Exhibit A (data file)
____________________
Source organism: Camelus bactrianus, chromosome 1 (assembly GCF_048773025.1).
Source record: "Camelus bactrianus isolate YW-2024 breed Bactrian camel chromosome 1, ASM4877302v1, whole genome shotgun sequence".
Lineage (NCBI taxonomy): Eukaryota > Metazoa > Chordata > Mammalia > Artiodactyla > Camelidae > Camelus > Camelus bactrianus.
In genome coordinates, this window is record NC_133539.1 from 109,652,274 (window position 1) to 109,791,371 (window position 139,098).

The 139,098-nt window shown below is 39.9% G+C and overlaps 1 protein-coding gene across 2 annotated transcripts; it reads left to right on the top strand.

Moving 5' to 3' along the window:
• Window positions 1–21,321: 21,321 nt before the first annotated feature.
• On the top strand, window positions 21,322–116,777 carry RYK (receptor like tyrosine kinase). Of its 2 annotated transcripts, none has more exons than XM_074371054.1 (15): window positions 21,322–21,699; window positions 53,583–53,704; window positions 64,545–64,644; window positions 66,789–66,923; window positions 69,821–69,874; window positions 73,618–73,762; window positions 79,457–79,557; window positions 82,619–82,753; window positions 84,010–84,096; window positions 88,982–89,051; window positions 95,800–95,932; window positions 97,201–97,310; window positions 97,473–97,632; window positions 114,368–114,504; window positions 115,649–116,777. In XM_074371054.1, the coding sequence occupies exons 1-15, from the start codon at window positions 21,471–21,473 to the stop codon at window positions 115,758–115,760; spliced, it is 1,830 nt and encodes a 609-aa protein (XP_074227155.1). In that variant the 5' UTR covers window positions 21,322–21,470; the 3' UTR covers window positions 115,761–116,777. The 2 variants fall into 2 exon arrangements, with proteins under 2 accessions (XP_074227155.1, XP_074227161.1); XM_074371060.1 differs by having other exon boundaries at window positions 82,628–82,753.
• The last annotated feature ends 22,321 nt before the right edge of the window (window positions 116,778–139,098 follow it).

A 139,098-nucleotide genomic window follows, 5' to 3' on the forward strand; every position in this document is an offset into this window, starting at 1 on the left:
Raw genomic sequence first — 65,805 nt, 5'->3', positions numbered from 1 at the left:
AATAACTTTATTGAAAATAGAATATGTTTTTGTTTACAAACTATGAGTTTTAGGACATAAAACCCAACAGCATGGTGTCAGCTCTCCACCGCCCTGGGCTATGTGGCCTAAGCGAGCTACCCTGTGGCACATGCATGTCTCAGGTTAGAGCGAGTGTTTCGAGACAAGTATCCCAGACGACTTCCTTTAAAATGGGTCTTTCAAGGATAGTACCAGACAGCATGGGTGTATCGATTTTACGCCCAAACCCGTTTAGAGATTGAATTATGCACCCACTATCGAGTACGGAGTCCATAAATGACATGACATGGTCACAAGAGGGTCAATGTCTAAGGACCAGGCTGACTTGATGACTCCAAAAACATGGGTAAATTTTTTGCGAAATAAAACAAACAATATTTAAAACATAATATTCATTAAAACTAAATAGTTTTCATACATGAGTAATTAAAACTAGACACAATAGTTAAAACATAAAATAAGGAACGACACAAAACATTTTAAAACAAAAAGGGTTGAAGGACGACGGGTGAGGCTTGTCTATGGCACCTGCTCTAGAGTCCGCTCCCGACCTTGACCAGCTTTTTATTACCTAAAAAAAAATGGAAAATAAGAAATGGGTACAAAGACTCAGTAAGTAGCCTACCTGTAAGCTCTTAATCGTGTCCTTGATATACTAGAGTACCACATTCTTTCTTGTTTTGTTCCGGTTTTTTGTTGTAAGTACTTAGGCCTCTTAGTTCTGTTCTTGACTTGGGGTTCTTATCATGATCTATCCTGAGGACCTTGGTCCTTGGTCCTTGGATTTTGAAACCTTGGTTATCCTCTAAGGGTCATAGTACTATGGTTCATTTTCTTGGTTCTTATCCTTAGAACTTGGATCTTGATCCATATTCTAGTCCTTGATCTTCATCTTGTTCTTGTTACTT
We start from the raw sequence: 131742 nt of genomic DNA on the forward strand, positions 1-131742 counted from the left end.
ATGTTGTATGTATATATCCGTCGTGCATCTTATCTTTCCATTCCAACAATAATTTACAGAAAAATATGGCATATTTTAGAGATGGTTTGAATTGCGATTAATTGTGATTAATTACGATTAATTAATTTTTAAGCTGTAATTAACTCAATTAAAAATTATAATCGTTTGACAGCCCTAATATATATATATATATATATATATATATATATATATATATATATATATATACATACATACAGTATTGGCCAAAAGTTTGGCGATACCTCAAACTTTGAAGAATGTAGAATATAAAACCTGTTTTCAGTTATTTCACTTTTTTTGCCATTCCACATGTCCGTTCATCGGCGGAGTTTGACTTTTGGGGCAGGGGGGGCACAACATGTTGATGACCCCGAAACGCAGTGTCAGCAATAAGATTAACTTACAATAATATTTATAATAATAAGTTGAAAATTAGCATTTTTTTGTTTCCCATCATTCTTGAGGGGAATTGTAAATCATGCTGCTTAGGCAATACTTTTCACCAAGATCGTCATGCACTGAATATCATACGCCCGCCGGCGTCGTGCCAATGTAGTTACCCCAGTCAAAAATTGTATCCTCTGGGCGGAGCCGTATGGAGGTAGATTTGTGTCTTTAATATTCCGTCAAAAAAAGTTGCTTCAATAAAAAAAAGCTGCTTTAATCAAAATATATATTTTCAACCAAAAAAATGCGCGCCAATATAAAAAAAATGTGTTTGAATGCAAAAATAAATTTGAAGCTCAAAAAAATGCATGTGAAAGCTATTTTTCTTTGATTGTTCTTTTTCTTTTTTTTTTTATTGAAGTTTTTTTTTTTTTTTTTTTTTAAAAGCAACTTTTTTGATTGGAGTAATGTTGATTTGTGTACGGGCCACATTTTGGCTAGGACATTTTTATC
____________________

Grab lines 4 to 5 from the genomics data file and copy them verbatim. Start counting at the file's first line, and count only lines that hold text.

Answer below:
In genome coordinates, this window is record NC_133539.1 from 109,652,274 (window position 1) to 109,791,371 (window position 139,098).

The 139,098-nt window shown below is 39.9% G+C and overlaps 1 protein-coding gene across 2 annotated transcripts; it reads left to right on the top strand.